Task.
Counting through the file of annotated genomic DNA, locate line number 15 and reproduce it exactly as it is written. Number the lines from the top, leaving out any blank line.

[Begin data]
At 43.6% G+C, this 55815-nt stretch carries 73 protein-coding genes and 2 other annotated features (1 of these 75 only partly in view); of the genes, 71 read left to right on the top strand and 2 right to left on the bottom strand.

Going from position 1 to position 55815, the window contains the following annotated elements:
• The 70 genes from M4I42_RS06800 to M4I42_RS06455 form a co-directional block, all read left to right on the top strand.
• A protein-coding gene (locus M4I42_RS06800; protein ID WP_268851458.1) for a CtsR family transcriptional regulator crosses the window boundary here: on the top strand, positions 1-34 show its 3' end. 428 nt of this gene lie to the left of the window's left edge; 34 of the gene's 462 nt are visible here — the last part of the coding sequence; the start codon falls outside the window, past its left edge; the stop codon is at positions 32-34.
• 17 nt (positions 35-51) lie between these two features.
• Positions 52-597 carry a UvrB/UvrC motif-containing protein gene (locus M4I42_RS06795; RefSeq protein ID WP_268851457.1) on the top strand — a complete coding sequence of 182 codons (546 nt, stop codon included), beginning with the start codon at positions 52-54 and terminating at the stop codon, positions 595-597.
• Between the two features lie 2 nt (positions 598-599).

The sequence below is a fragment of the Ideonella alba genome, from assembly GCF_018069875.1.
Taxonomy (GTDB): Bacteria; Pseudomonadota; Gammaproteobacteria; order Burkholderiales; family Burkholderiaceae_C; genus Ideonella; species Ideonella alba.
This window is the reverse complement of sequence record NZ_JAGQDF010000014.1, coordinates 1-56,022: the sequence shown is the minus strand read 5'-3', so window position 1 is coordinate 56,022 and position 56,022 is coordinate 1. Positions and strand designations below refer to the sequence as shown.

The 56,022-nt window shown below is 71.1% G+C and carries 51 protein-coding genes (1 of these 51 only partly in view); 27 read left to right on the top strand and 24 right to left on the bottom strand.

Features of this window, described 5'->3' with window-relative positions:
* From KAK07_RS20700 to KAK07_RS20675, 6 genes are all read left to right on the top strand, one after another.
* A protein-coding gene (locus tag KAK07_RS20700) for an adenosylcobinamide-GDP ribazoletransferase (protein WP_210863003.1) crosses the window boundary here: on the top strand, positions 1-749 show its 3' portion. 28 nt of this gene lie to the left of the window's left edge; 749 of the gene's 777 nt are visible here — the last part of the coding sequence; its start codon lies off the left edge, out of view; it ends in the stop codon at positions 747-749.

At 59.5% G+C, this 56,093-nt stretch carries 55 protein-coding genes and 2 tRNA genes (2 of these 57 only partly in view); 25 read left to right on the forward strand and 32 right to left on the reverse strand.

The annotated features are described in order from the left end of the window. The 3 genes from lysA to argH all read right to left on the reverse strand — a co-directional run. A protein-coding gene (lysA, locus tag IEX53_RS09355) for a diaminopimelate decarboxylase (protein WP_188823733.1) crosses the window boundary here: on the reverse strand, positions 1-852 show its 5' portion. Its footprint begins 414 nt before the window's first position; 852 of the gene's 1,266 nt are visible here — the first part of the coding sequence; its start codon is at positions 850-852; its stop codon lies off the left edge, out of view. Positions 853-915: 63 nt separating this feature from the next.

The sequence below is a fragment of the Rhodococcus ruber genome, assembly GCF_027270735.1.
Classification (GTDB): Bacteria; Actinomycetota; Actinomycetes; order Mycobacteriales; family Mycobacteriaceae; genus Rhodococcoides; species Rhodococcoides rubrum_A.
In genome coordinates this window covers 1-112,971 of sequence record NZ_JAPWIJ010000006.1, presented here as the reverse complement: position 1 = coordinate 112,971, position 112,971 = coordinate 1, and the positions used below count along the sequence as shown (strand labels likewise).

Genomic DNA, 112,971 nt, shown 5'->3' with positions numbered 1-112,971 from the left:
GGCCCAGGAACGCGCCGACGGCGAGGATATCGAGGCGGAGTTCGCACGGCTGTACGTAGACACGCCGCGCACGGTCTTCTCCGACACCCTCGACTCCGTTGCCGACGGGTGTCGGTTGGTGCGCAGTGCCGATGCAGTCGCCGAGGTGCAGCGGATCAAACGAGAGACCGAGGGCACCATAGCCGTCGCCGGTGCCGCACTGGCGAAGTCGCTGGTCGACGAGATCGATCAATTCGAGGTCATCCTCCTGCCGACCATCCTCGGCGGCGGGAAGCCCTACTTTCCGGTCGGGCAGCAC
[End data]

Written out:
At 59.5% G+C, this 56,093-nt stretch carries 55 protein-coding genes and 2 tRNA genes (2 of these 57 only partly in view); 25 read left to right on the forward strand and 32 right to left on the reverse strand.